Friday, January 23, 2015

Hewitt's Brush with Death

Hey now, how's THAT for a dramatic blog post title?

To be honest, I struggled with what to name this post for a long time. I thought about something like "When Dogs Can't Tell You They are Sick" or "Why Dogs are More Difficult Than Kids" but they either seemed to sad or inciteful. So, you get the dramatic title. Anywho, the story...

On Christmas Day (Thursday) M and I noticed that Hewitt didn't have much of an appetite. We thought maybe he was just pouting because we were gone most of the day and had a lot of company the night before. All weekend I tried enticing him with rice, chicken, treats, fruit and even baby food! By Monday, he wasn't eating and was even refusing apples (his absolute favorite treat) so I called my vet and took him in. He was acting pretty lethargic most of the weekend, which I figured was because he hadn't really eaten anything. My vet did some blood work and gave me some meds thinking he might have some back pain. They said they'd call me the next day with blood work results.

I didn't hear from them on Tuesday and when I called, they said the results were incomplete so they needed to wait another day to give me results. (At this was I a little skeptical. I've worked in this industry before and I couldn't understand how you could only have partial results back when you said it would only take 1 day. But I'll give them the benefit of the doubt. Deep down, a nasty little seed started growing that there was something really wrong with him.)

Wednesday (New Year's Eve), my vet called me around noon and gave me the test results. He said that Hewitt's blood platelet counts were dangerously low and he was at immediate risk of internal hemmorhage or spontaneous bleeding due to thrombocytopenia. Basically he had almost no platelets so his blood couldn't clot. He was a very high risk of bleeding out or severe internal bleeding. My vet said this thrombocytopenia is a result of an autoimmune disease where the body starts attacking and destroying its own blood platelets. He also said that there were three known causes of this disease: late stage cancer/abdominal tumor, tick-borne infectious disease or a spontaneous version that just starts to occur in the body.

My vet "strongly recommended" that I take Hewitt to the emergency vet immediately for ultrasound, xrays, additional bloodwork and potentially a blood transfusion and hospitalization.

Of course at this point, I'm freaking out. I ran downstairs to tell M what the vet said and fell down the stairs. (I was that jarred!) I was so upset that Hewitt was so ill. He's really not had a lot of health problems except for his tendency to eat gum and trash...and a Sharpie or two. How could he be so sick all of a sudden?

The next few hours were a blur. We rushed him to the vet and they took him and did more tests and the ultrasound/x rays. After what seemed like forever, the vet came out to see us and gave us good news AND bad news. Good news, it wasn't cancer or a tick-borne infectious disease. Bad news, he had ITP (Immune-Mediated Thrombocytopenia). This is an incurable disease but it does go into "remission" if treatment works.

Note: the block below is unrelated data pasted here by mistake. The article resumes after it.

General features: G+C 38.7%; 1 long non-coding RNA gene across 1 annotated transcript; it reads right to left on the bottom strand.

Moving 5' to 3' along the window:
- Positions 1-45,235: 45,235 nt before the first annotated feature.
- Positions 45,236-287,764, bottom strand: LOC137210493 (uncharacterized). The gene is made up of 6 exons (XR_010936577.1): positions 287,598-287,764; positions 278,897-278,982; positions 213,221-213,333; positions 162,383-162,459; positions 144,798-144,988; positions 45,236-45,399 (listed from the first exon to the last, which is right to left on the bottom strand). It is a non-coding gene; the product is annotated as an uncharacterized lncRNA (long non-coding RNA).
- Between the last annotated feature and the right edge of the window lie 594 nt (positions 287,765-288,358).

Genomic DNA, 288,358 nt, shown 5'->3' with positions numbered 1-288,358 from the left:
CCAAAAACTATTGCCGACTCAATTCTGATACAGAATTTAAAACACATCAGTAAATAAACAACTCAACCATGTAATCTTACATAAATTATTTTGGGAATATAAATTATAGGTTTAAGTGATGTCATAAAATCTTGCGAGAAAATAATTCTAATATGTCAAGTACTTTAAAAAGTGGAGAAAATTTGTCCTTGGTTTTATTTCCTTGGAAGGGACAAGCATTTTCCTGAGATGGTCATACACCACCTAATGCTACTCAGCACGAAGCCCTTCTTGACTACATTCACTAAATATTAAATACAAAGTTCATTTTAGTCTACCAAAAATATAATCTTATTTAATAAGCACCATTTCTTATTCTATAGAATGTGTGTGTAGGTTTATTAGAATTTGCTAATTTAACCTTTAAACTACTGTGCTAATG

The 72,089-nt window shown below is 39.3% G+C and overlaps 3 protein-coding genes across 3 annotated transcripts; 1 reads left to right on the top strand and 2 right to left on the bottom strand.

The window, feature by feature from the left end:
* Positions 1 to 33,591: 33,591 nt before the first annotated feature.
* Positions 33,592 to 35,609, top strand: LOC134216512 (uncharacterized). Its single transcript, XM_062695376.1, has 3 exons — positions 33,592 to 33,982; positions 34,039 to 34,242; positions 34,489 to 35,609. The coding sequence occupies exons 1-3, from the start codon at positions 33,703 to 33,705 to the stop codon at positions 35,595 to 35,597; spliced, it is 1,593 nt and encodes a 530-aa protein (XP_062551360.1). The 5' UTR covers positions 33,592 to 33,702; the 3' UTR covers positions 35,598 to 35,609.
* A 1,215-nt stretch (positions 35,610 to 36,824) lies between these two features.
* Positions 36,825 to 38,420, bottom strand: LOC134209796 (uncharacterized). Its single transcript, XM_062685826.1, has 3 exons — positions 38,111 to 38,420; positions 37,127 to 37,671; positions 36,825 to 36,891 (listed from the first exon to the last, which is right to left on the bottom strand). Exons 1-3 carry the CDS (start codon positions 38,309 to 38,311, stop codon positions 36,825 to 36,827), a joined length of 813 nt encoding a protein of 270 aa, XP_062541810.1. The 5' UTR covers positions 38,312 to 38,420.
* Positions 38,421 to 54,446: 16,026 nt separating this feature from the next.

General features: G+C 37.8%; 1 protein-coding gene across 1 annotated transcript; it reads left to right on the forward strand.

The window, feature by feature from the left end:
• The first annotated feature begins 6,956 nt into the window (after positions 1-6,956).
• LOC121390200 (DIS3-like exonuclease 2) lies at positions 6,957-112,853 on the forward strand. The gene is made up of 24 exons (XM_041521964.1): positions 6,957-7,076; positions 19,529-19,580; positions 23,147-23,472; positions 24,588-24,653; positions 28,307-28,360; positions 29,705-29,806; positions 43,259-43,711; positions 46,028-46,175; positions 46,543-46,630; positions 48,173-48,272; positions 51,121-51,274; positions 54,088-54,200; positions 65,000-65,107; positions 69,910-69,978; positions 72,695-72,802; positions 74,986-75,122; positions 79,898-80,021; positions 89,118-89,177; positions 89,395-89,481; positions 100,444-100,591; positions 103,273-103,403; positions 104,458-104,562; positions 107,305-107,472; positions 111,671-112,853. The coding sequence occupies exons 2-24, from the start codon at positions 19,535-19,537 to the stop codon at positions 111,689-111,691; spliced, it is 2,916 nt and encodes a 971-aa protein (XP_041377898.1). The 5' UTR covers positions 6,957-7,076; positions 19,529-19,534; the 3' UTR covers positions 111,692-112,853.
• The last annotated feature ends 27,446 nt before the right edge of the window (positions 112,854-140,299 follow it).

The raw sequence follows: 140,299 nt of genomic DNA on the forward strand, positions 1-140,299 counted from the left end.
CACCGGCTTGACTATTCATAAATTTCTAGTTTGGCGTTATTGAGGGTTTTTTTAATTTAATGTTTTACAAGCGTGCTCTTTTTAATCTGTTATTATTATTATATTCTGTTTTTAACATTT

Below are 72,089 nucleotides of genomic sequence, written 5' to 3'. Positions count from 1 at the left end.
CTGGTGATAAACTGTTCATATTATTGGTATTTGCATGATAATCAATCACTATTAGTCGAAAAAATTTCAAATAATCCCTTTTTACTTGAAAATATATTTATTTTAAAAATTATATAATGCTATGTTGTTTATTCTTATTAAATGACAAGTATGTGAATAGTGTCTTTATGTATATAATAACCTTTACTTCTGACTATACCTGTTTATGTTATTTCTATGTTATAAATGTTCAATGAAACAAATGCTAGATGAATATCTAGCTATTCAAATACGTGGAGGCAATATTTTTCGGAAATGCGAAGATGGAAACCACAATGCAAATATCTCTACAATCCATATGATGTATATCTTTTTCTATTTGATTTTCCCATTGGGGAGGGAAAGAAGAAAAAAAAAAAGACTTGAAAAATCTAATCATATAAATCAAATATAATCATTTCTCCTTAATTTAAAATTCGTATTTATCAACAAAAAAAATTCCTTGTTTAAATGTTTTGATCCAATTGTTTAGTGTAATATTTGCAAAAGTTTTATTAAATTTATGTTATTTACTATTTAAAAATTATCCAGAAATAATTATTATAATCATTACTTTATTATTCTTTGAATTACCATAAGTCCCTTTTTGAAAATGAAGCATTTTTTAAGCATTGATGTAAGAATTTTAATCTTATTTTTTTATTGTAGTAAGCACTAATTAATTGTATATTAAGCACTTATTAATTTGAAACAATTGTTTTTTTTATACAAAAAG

Honestly, when we took him into the vet, I thought we might not leave with him alive so hearing that while he was very sick, there was hope, was amazing. He really had exhibited no other symptoms besides lethargy and not eating (to my knowledge...but now I realize that the petechial rash on his belly was actually internal bleeding and not just brusing) so I had no way of knowing how sick he really was. Normal dog blood platelet levels around around 300,000 to 500,000 and Hewitt's was 13,000. Diagnosis was to start with a very high dose of steroids to suppress the immune system that was attacking his platelets and see how he responded.

Instead of hospitalization my vet recommended he go home with us and come back daily for platelet checks until they stabilized. (Hewitt is very stressed in cages and has been very anxious when he's been hospitalized at the emergency vet before...for eating gum. Long story. So, my vet said in this case him being there and away from home would actually make him worse.) One of the only things Hewitt showed an interest in was french fries from Cookout so he became accustomed to getting some after he went to the vet for platelet check. Poor little guy...

H, going to get some French fries with M.

Daily rechecks turned into weekly rechecks as his platelet levels climbed back up towards normal. He is responding to the steroids and we are now in the process of decreasing him down to a maintenance dose. At the vet last week, his platelets were over 500,000. I'm so happy he's on the mend.

He's had a few setbacks and med side effects but we've been able to remedy them for the most part. I'm so happy he is getting better. He's 12 years old and I wasn't ready to make that decision of treatment vs. age/quality of life quite yet. If he'd not responded so well to treatment, that would be a whole other issue. He's eating again and acting almost completely normal. (the meds he is on causes some weakness, so he's not quite as active, but he's still "Hewitt")


  1. It is SO scary when your dog gets sick, and they can't tell you. You feel helpless because you just want to help them and make them better. Cooper and I had a recent scare with seizures so I totally understand where you're coming from, and I'm SO glad to hear that he's doing much better!!

  2. I would also have fallen down the steps freaking out. How scary. I'm SO glad there's treatment and that Hewitt is on the mend and going into remission.

  3. I call my pets my fur babies because they are truly my little babies. I'm glad you acted when you did, and Hewitt is on the mend. That picture of him in the drive-thru is adorable!

  4. Wow, I had no idea it was so serious. Glad he's better.


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